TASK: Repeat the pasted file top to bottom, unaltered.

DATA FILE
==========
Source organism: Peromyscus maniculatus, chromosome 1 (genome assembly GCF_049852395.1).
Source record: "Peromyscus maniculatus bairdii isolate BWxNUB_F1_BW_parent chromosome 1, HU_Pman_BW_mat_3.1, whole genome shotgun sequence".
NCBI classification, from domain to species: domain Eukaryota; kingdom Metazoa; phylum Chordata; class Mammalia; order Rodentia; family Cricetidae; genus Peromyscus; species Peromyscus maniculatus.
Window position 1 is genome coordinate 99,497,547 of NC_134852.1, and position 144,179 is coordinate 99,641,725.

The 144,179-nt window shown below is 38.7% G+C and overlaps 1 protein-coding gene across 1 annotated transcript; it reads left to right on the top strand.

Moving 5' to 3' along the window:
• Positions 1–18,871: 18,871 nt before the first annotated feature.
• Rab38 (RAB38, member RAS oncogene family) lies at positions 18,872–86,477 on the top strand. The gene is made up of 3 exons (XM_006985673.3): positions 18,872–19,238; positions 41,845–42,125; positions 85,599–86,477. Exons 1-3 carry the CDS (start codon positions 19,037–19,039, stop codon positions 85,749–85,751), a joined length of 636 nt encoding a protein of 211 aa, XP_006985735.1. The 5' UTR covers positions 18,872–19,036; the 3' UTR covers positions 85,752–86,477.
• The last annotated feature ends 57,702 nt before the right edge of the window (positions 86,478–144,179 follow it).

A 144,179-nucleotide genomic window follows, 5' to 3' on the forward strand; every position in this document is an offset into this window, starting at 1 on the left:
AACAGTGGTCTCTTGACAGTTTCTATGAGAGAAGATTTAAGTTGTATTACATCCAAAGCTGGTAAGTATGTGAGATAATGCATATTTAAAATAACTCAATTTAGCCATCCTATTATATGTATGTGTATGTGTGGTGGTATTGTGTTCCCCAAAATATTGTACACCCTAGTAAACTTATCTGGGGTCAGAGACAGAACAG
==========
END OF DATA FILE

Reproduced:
Source organism: Peromyscus maniculatus, chromosome 1 (genome assembly GCF_049852395.1).
Source record: "Peromyscus maniculatus bairdii isolate BWxNUB_F1_BW_parent chromosome 1, HU_Pman_BW_mat_3.1, whole genome shotgun sequence".
NCBI classification, from domain to species: domain Eukaryota; kingdom Metazoa; phylum Chordata; class Mammalia; order Rodentia; family Cricetidae; genus Peromyscus; species Peromyscus maniculatus.
Window position 1 is genome coordinate 99,497,547 of NC_134852.1, and position 144,179 is coordinate 99,641,725.

The 144,179-nt window shown below is 38.7% G+C and overlaps 1 protein-coding gene across 1 annotated transcript; it reads left to right on the top strand.

Moving 5' to 3' along the window:
• Positions 1–18,871: 18,871 nt before the first annotated feature.
• Rab38 (RAB38, member RAS oncogene family) lies at positions 18,872–86,477 on the top strand. The gene is made up of 3 exons (XM_006985673.3): positions 18,872–19,238; positions 41,845–42,125; positions 85,599–86,477. Exons 1-3 carry the CDS (start codon positions 19,037–19,039, stop codon positions 85,749–85,751), a joined length of 636 nt encoding a protein of 211 aa, XP_006985735.1. The 5' UTR covers positions 18,872–19,036; the 3' UTR covers positions 85,752–86,477.
• The last annotated feature ends 57,702 nt before the right edge of the window (positions 86,478–144,179 follow it).

A 144,179-nucleotide genomic window follows, 5' to 3' on the forward strand; every position in this document is an offset into this window, starting at 1 on the left:
AACAGTGGTCTCTTGACAGTTTCTATGAGAGAAGATTTAAGTTGTATTACATCCAAAGCTGGTAAGTATGTGAGATAATGCATATTTAAAATAACTCAATTTAGCCATCCTATTATATGTATGTGTATGTGTGGTGGTATTGTGTTCCCCAAAATATTGTACACCCTAGTAAACTTATCTGGGGTCAGAGACAGAACAG